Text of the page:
House Progressives Appear Unconvinced Immediately After Biden Reconciliation Pitch

WASHINGTON, DC - OCTOBER 28: Rep. Pramila Jayapal (D-WA) talks with reporters as she leaves a meeting with President Joe Biden and House Democrats at the U.S. Capitol October 28, 2021 in Washington, DC. President Bi... WASHINGTON, DC - OCTOBER 28: Rep. Pramila Jayapal (D-WA) talks with reporters as she leaves a meeting with President Joe Biden and House Democrats at the U.S. Capitol October 28, 2021 in Washington, DC. President Biden will meet with House Democrats on Thursday morning to try and secure a vote on the Senate-passed bipartisan infrastructure bill and discuss his multi-trillion social policy spending bill. (Photo by Drew Angerer/Getty Images) MORE LESS
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October 28, 2021 11:56 a.m.

There was little consensus as House progressives streamed out of a meeting with President Joe Biden about the reconciliation framework released by the White House Thursday morning.

Now progressives, currently huddled in a caucus meeting, have to decide whether the framework is good enough for them to vote on the bipartisan infrastructure bill days in advance of a vote on the still unfleshed-out reconciliation bill. 

House Speaker Nancy Pelosi (D-CA) pushed for a vote on the bipartisan infrastructure bill today during the meeting, multiple members said as they exited the room. Biden, they added, did not. 

Rep. Pramila Jayapal (D-WA), head of the congressional progressive caucus, called such a vote a “leap of faith” in the President. She has long been pushing for back-to-back votes on the two pieces of legislation.

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“There are many things in here that are our priorities,” she told reporters as she left the Biden meeting. “There are a few things that are not in here: Paid leave was not put on the table. And Medicare expansion was slimmed down, and he specifically made a point of saying he doesn’t know if he has a commitment for that.”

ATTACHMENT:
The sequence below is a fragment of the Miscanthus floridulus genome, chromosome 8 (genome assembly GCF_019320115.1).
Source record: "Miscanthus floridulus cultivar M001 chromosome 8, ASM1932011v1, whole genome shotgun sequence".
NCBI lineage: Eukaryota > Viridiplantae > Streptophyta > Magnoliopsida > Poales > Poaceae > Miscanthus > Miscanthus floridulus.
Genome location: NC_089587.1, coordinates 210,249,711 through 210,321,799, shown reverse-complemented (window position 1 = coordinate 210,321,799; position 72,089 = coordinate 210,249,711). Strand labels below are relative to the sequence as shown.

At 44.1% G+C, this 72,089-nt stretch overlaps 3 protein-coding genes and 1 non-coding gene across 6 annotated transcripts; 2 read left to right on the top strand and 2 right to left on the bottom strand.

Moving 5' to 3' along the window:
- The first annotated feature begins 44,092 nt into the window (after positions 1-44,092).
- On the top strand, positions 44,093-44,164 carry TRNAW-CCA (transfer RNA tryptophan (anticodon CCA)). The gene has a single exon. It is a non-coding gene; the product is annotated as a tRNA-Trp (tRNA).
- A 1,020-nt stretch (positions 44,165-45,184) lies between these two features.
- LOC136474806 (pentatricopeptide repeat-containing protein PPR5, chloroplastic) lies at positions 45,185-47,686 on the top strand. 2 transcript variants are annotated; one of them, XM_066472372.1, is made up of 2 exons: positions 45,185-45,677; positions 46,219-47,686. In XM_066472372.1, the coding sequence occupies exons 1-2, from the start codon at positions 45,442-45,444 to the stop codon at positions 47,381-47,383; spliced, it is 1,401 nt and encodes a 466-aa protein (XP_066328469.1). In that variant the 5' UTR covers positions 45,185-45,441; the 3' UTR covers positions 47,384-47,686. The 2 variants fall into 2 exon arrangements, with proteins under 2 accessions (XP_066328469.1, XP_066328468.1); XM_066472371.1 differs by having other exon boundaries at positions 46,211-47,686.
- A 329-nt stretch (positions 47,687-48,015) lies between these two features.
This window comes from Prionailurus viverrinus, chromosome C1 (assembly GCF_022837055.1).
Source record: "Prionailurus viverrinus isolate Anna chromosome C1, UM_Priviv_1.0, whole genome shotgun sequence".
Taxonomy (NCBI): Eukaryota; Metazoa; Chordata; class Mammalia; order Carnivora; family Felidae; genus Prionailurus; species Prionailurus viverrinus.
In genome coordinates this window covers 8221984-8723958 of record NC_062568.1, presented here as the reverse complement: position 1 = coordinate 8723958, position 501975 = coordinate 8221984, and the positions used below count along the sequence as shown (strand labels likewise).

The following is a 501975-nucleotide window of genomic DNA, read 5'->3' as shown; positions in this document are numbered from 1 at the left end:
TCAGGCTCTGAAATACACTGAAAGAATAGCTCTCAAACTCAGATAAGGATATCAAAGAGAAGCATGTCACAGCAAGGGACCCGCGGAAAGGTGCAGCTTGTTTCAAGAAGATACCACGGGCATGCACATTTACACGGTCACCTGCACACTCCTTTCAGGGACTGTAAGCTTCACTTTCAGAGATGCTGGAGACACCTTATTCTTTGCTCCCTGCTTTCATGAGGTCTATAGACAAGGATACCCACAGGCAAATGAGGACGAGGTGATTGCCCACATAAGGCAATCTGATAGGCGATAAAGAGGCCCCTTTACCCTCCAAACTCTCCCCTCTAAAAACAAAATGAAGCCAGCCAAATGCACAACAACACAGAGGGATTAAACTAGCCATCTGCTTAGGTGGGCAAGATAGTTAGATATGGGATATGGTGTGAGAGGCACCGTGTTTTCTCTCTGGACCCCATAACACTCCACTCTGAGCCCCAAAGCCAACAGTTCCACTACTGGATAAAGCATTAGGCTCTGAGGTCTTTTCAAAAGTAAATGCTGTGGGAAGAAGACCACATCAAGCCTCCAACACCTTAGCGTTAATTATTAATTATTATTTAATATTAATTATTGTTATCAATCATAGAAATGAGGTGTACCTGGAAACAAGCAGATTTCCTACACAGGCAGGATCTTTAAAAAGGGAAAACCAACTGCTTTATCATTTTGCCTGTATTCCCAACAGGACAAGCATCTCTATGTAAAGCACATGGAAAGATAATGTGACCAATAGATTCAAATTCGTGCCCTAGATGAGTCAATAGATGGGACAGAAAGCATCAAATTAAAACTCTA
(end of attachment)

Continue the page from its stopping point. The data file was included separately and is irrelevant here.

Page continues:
A determining factor for the progressives is whether Sens. Joe Manchin (D-WV) and Kyrsten Sinema (D-AZ) commit to voting for the reconciliation bill that the framework becomes. Congressional leadership and the White House have long pulled for the two bills to be connected, to make sure that both the moderate and progressive wings provide the votes for the bills they like less.

Jayapal said that Biden was “confident he could get the votes” in the Senate, but that it wasn’t clear if Manchin and Sinema had fully bought in. In statements to reporters Thursday morning, both senators praised the “good faith” negotiations without promising outright to vote for the package. 

Rep. Jamie Raskin (D-MD), a member of the progressive caucus, told TPM on his way into the progressive caucus meeting that the group would need to determine what level of commitment it needs to see in order to trust the two senators enough to vote on the bipartisan bill. That, he said, is “the question everyone’s talking about.” 

Some House members may be harder to sway than others. 

When asked whether she was prepared to vote yes on the bipartisan bill after the meeting with Biden, Rep. Cori Bush (D-MO) was blunt: “No,” she said. 

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